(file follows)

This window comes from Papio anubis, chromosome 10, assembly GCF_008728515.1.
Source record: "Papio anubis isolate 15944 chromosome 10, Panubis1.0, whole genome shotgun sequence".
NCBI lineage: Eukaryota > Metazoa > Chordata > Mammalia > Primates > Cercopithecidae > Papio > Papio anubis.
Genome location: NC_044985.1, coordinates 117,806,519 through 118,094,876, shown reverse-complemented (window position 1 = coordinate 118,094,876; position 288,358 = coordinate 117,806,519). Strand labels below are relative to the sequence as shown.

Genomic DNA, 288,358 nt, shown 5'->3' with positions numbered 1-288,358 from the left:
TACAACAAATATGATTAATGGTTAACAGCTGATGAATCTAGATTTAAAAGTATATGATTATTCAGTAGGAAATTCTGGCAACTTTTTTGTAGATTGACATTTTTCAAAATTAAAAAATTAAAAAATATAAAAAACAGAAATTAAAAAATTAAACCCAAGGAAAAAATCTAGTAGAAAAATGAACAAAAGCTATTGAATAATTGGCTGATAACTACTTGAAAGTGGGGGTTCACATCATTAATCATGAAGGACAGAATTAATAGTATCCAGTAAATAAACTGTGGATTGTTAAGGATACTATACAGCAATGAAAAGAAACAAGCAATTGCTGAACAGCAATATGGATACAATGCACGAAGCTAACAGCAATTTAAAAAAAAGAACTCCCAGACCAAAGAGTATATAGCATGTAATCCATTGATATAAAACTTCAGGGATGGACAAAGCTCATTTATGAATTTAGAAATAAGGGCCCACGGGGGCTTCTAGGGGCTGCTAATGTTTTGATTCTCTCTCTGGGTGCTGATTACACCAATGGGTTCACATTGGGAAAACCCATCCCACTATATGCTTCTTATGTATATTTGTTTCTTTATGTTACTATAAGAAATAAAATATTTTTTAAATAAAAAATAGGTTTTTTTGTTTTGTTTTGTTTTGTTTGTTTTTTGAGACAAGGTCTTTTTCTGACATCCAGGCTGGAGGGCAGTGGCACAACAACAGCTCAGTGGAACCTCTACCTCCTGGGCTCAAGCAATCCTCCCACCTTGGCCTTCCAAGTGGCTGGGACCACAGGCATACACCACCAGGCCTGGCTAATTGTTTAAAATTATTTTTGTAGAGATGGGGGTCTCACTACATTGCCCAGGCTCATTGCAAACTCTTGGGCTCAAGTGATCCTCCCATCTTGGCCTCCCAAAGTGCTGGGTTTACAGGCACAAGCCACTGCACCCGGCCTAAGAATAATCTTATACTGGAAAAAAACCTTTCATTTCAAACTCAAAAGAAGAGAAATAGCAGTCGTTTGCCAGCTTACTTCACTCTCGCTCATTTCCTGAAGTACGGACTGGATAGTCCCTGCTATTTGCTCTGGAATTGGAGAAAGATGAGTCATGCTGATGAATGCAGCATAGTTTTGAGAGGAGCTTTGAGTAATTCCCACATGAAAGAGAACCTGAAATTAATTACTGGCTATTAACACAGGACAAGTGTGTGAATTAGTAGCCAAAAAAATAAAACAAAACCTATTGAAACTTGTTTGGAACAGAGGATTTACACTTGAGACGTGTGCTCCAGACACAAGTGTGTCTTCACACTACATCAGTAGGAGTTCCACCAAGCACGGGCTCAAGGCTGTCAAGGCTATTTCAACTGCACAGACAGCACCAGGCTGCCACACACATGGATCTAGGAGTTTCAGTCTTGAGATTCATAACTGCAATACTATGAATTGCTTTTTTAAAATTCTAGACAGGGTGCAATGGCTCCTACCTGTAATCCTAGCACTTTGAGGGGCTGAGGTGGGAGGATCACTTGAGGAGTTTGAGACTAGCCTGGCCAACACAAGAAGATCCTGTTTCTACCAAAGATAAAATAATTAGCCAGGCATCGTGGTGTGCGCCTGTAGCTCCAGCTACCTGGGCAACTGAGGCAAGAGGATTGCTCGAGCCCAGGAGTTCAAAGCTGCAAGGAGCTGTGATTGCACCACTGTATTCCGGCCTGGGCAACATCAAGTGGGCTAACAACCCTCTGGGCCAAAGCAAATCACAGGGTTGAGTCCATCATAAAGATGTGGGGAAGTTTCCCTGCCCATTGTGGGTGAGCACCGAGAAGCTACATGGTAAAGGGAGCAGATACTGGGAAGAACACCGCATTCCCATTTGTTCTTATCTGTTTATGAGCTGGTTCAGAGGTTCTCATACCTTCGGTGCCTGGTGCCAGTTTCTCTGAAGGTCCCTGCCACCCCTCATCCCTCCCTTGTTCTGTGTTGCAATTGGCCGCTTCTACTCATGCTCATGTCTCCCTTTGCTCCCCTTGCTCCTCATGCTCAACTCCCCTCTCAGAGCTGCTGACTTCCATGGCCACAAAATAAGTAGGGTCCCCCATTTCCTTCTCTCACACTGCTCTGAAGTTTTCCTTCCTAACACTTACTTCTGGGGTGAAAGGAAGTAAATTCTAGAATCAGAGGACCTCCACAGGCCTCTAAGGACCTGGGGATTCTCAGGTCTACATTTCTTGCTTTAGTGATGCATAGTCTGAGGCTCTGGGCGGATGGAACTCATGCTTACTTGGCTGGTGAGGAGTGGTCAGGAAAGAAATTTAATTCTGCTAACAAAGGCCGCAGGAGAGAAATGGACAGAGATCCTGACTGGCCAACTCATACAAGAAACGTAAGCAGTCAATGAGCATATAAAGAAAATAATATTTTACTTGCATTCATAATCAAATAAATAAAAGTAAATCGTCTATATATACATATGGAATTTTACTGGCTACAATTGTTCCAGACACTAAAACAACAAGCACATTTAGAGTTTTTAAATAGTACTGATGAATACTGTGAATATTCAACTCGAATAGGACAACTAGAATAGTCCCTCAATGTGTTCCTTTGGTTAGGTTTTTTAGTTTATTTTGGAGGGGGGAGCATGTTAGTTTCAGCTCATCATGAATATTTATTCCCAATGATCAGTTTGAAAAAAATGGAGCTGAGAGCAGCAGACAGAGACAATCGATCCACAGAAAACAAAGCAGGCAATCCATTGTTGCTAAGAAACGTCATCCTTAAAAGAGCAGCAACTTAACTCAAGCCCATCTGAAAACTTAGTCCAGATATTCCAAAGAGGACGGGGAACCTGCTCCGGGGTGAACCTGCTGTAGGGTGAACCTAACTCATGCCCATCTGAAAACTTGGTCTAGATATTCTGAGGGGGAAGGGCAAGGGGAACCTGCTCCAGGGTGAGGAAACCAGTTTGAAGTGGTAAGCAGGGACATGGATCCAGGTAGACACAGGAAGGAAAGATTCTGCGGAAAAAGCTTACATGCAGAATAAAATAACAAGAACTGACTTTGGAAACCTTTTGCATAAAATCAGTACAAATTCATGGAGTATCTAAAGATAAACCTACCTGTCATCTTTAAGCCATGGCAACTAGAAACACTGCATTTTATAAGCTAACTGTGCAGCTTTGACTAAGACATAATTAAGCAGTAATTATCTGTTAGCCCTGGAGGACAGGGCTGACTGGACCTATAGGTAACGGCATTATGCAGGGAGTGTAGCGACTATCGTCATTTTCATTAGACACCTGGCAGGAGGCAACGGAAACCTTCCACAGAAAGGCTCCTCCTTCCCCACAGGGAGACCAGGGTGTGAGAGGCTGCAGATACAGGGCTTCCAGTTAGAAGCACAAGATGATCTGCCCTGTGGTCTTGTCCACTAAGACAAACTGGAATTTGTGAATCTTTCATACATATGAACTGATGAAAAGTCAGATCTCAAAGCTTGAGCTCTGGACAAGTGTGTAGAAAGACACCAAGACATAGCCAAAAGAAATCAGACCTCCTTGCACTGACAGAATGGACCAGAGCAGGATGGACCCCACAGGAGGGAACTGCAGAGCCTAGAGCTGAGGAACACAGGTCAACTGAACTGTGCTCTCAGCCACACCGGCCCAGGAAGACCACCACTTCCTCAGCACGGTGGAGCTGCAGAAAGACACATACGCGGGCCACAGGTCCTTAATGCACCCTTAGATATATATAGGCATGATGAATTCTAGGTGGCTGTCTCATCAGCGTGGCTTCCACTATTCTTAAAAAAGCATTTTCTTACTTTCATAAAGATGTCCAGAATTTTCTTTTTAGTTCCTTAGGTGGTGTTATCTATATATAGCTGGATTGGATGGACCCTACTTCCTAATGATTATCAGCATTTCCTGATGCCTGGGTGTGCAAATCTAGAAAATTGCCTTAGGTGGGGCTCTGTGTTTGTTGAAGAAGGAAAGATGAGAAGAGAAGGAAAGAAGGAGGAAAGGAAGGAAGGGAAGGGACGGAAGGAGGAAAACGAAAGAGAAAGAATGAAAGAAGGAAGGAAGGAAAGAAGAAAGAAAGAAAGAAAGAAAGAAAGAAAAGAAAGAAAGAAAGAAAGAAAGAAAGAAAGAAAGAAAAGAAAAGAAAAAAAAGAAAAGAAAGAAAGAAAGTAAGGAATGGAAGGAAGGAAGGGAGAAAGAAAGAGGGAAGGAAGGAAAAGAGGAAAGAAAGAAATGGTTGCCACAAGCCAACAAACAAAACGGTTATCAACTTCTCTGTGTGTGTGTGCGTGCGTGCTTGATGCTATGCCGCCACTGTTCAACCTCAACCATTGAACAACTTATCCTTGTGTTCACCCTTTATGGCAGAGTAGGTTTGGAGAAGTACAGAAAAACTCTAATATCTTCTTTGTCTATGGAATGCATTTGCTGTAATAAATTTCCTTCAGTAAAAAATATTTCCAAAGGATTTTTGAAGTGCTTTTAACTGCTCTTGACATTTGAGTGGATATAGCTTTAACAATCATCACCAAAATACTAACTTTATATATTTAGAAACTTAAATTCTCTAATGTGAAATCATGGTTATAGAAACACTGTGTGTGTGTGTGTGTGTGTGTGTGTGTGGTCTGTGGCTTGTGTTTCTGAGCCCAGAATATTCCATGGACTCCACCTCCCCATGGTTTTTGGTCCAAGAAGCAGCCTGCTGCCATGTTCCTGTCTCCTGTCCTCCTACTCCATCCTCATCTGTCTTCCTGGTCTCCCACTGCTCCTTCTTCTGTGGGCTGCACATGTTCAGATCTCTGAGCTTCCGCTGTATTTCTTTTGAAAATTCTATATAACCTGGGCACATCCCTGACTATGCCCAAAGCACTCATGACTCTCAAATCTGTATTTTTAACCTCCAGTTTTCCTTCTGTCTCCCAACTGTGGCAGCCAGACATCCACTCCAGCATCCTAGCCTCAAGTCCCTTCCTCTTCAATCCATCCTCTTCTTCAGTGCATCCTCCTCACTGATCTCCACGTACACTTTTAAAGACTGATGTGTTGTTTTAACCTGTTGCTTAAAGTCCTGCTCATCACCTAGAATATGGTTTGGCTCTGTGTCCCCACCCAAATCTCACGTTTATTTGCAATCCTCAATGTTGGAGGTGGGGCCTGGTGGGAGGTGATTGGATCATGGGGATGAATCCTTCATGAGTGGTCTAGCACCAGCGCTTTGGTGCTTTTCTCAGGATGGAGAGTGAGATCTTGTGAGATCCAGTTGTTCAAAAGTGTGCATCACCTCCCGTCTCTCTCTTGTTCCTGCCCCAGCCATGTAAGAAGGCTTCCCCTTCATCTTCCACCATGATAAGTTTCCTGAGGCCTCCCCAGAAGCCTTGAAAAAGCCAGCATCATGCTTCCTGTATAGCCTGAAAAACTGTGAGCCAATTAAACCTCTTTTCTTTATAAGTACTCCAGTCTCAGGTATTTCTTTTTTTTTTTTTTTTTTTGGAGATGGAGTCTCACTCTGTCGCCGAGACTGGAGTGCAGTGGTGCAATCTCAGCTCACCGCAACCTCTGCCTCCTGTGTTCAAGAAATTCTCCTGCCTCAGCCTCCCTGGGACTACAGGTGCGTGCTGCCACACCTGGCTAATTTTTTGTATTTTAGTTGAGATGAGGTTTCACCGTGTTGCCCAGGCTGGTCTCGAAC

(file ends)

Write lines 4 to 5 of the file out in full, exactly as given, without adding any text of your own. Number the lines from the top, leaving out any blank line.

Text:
Genome location: NC_044985.1, coordinates 117,806,519 through 118,094,876, shown reverse-complemented (window position 1 = coordinate 118,094,876; position 288,358 = coordinate 117,806,519). Strand labels below are relative to the sequence as shown.

Genomic DNA, 288,358 nt, shown 5'->3' with positions numbered 1-288,358 from the left: